Peradventure – maybe, perhaps, possibly; uncertainty, doubt.
14 15 in Stuff’s kids’ quiz – entertainment and the trick maths questions caught me.
The economic and social importance of agriculture in New Zealand is reflected in both the quantity and quality of rural journalism.
The best of that is recognised in the Guild of Agricultural Journalists and Communciators’ annual awards.
Freelancer Hugh De Lacy has won the Rongo, the top award for agricultural journalists, for 2011.
He won the supreme award, the Rongo Award recognising excellence in agricultural journalism, for articles which appeared in MG Business focussing on far-reaching changes to the strong wool industry and on doing business with China. The runner-up was Dominion Post farming editor Jon Morgan.
. . . The key objectives of the awards are the encouragement and recognition of excellence in agricultural journalism.
The inaugural winner of the PGG Wrightson Sustainable Land Management Award, is Tim Cronshaw of The Press. This award was established to recognise high quality communication and effective analysis of local, national and global agribusiness and environmental factors that impact on the sustainability of farm businesses.
Lynda Gray of Country-Wide won the AgResearch Science Writers Award, established to enhance standards of science writing, especially about pastoral agriculture.
Elaine Fisher, of the Bay of Plenty Times, won the Horticulture New Zealand Journalism Award, set up to recognise excellence in agricultural journalism focussing on New Zealand’s horticulture industry.
Rebecca Harper, of NZX Agri won the Rural Women of New Zealand Award, which recognises the important contribution women make (and have always made) in the rural community, either through their role in the farming sector or to the general rural environment.
Hugh Stringleman, of NZX Agri won the AGMARDT Agribusiness Award, which recognises high quality information about and effective analysis of national, global and other agribusiness.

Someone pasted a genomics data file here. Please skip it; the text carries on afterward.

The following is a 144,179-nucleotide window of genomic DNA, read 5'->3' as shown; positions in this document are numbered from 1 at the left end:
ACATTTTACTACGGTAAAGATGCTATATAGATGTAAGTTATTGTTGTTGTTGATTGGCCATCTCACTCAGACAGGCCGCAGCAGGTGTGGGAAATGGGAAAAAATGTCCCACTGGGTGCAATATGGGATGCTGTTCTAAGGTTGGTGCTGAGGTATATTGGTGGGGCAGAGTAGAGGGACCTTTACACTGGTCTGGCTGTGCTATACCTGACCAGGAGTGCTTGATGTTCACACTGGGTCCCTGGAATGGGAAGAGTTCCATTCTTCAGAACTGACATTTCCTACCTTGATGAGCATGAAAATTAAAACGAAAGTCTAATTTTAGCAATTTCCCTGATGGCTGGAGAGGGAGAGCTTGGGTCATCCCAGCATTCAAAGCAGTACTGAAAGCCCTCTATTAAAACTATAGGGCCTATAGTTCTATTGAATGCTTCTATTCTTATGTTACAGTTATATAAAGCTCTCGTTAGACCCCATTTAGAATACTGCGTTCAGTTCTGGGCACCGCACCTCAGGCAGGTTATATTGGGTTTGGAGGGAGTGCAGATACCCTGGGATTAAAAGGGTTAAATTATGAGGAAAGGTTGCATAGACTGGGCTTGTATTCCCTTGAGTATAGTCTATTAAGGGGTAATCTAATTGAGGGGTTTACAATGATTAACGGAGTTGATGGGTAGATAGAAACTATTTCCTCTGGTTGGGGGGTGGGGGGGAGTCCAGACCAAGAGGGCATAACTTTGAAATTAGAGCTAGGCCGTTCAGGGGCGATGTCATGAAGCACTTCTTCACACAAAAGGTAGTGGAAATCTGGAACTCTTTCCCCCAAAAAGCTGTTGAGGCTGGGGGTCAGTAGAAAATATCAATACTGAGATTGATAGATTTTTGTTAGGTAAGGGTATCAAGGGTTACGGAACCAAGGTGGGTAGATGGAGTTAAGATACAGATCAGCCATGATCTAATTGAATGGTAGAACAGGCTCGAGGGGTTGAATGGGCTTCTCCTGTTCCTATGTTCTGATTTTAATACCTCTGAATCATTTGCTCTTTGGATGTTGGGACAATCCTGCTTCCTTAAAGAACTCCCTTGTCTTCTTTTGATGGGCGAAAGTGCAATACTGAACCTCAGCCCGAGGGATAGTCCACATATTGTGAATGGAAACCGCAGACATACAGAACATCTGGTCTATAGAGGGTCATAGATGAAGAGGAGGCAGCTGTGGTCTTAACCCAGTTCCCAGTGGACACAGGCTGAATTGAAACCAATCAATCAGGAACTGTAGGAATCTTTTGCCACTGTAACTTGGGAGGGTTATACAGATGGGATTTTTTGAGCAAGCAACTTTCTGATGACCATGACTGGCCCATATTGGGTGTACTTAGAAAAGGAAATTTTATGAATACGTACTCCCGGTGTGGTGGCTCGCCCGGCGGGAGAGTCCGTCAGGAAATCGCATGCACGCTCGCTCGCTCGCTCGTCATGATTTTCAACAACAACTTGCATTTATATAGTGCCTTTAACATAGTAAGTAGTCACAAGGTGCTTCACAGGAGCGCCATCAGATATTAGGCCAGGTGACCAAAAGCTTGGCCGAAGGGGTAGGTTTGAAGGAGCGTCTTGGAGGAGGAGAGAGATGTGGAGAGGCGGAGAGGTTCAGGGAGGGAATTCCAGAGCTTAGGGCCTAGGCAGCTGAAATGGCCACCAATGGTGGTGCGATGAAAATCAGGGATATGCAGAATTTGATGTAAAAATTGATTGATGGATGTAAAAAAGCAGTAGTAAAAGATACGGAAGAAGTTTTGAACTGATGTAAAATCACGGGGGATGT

Dominion Post photographer, Phil Reid, won the Federated Farmers Rural Photography Award, for a single photo that illustrates a rural event or activity – agricultural, horticultural, industry, human interest, on farm / off farm, or any activity reflecting life or work in rural New Zealand.
Andrew Stewart of NZX Agri won the Agricultural Journalism Encouragement Award. This is the Guild’s own award and is designed to encourage and recognise excellence among journalists with three or less years reporting on agricultural issues.
Australia or Wales? Dragons or Wallabies?
They meet tonight to decide third and fourth place in the Rugby World Cup and it’s not easy to decide which team to support.
Both teams have New Zealand coaches but if I take them into account I’d opt for Robbie Deans who made such a wonderful contribution to Canterbury rugby – even if several of their wins were against Otago teams.
I know Wales deserved to win last week, and maybe the All Blacks would have a less daunting task on Sunday if they had, but if I have to pick a side, it will be the Wallabies.
It’s not personal, the Welsh are lovely people but most of them are on the other side of the world and Australia’s just next door so I’m opting for our neighbours.
Thursday’s questions were: